How can a contemplative critique on religious teachings, published in 1841, apply to modern, tech entrepreneurship? What if the essay conveys transcendental knowledge, individualism, and Indian religious principles? Okay, this is starting to sound like Steve Jobs’ wilderness years… Do you want to see where it goes?
Here are three lessons in entrepreneurship from Compensation, an essay by Ralph Waldo Emerson:
Do. (Startup Commons’ mantra in case you were wondering)
“Do the thing, and you shall have the power.” This quote from Ralph Waldo Emerson’s Compensation sums up entrepreneurial existence. Anyone can conceive a grand idea, but the people who manage to execute on their visions are few and far between. Furthermore, all of the rewards and accolades go to the doers, not the theorizers and critics on the sidelines.
Whether you are looking to build a company or cultivate a startup ecosystem, there is only so much theorizing and planning you can do. At a certain point, you just need to act on your ideas and focus on implementation. Influence and power come to those who do; the entrepreneurs of the world.
Karma (You get what you give)
Although Emerson studied at Harvard Divinity School, he was heavily influenced by Indian religious teachings, which are reflected in the Transcendentalist movement he founded. Karmic principles are a resounding theme in Compensation. “Always pay; for first or last you must pay your entire debt,” wrote Emerson. “He is great who confers the most benefits.” How does this apply to high-tech entrepreneurship?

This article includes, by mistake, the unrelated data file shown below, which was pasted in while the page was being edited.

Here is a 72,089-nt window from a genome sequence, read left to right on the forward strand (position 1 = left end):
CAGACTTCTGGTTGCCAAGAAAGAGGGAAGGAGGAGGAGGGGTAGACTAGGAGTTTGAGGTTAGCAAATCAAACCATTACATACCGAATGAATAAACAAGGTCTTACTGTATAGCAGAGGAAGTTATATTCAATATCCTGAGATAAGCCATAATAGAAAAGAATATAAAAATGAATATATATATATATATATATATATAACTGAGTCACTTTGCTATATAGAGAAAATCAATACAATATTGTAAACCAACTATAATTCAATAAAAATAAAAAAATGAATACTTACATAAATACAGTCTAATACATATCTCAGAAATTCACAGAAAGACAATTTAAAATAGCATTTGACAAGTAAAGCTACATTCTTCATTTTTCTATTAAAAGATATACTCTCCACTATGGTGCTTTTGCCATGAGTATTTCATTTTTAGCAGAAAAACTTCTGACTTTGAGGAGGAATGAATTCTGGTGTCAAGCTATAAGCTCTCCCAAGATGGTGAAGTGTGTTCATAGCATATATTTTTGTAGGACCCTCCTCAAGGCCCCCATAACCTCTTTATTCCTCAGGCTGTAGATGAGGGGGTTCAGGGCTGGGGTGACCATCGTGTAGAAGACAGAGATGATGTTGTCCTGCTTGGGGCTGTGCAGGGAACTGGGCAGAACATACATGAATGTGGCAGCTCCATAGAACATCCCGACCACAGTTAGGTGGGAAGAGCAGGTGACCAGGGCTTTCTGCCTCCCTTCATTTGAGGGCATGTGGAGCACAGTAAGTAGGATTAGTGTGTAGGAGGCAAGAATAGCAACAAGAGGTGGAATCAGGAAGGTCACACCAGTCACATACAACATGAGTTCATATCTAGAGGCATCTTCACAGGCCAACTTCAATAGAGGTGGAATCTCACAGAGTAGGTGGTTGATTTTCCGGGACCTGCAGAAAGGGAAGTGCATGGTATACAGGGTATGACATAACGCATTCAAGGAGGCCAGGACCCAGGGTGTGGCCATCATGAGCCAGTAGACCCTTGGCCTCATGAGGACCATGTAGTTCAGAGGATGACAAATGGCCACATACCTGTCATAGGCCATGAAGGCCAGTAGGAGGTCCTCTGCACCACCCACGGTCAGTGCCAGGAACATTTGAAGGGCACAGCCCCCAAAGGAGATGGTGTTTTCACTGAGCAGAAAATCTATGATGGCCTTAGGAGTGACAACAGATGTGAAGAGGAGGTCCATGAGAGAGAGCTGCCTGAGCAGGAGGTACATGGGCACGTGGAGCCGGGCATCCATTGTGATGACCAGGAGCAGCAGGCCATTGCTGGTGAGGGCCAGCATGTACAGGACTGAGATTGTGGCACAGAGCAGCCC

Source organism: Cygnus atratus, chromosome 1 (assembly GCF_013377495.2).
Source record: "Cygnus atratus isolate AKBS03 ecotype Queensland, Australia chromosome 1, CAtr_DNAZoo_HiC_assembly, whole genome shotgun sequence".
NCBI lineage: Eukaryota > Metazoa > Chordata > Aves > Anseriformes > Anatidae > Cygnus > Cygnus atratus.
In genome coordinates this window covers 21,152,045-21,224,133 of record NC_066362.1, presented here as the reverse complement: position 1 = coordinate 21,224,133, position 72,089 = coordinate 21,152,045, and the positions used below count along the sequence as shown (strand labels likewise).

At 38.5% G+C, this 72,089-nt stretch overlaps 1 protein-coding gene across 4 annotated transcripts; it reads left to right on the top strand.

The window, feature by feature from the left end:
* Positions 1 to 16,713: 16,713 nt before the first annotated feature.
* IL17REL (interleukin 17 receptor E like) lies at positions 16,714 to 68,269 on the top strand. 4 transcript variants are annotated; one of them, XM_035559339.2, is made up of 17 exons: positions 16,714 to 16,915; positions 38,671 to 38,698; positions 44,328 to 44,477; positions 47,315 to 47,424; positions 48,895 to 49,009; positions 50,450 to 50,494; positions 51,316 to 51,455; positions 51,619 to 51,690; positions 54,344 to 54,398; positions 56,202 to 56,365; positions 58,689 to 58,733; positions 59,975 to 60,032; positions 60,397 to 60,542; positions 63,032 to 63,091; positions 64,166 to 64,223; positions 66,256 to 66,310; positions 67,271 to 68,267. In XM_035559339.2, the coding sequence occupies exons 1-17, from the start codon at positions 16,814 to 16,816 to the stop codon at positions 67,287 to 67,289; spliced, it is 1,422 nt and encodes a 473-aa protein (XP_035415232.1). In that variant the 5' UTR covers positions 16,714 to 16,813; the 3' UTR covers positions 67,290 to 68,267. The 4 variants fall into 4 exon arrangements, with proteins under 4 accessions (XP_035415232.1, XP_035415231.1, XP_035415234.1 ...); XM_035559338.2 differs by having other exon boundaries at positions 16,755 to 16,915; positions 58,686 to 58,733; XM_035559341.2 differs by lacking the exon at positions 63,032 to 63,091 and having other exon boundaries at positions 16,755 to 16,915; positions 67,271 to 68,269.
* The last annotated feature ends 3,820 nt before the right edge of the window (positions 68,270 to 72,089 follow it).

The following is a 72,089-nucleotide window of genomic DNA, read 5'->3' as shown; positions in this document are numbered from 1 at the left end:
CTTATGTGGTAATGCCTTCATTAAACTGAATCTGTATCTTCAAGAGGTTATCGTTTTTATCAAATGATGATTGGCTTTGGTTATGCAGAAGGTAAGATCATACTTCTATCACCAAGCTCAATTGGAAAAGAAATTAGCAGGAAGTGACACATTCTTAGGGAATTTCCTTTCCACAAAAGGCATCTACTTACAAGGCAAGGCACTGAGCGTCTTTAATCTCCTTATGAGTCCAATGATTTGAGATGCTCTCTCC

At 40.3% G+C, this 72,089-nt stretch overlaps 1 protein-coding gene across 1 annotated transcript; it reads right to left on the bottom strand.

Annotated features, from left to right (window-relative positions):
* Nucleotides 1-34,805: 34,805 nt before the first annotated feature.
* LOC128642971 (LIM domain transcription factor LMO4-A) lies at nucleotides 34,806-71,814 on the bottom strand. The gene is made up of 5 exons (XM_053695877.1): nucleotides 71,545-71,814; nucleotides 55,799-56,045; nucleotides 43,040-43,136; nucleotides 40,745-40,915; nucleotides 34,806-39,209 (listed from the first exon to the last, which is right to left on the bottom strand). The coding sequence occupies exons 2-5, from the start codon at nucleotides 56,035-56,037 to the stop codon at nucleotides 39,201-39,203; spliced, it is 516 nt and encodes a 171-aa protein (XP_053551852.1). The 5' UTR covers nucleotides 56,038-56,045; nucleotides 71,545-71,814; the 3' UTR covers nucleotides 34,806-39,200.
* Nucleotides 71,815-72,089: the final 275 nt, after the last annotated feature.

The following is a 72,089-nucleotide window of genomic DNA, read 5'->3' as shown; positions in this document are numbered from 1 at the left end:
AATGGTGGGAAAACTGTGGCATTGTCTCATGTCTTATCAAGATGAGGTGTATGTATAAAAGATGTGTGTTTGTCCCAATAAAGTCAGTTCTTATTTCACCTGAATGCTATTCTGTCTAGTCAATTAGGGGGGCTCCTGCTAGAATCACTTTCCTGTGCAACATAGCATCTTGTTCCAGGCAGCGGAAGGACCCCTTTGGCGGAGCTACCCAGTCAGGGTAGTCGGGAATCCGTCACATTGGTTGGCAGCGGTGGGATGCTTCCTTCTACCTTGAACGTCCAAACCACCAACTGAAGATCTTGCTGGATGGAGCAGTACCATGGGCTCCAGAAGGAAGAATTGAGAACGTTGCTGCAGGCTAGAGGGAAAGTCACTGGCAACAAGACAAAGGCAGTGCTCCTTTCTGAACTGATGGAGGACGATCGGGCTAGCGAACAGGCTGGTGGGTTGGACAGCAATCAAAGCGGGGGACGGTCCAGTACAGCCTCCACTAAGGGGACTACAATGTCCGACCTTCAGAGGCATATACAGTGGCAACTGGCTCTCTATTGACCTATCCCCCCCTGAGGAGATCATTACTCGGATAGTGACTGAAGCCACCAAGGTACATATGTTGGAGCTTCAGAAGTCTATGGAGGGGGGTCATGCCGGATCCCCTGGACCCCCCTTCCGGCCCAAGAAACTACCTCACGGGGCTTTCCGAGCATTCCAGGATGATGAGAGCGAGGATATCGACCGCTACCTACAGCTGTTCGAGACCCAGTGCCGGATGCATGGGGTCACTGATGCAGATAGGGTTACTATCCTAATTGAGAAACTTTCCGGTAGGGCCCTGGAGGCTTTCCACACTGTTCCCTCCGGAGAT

In the face of tumultuous ups-and-downs, entrepreneurs must remain resilient and optimistic that the work they put in will eventually pay off. Data-driven businesses, such as social networks and fintech operations, often require significant upfront investment before they can be monetized since value often comes in the form of network density and information exchange. The same principles hold true for bloggers and content creators who must build up followings before they can cash out on their networks. Essentially, you will eventually be repaid if you provide value, but on the flip side, you will have to pay if you take value away from society.
Investment (Invest in human capital)
“It is best to pay in your land a skilful gardener, or to buy good sense applied to gardening… So do you multiply your presence, or spread yourself throughout your estate.” Even back in 1841, Emerson understood the power of division of labor and delegation. He also knew that “the real price of labor is knowledge and virtue, whereof wealth and credit are signs.”
When you are building a venture, investing in talent and delegating responsibility play vital roles in startup success. Additionally, if you are an angel investor or venture capitalist, you must seek out entrepreneurs with proven knowledge and virtue.
Since many entrepreneurs and startup employees may lack track records and wealth, investors and lenders should look for other signals when seeking to extend credit. KPIs and data can provide strong signals for investors. For example, information on events that founders attend, accelerators in which a startup participates, and social networks that employees cultivate can provide valuable insights regarding a team’s knowledge and virtue.
What have we learned from Ralph Waldo Emerson?
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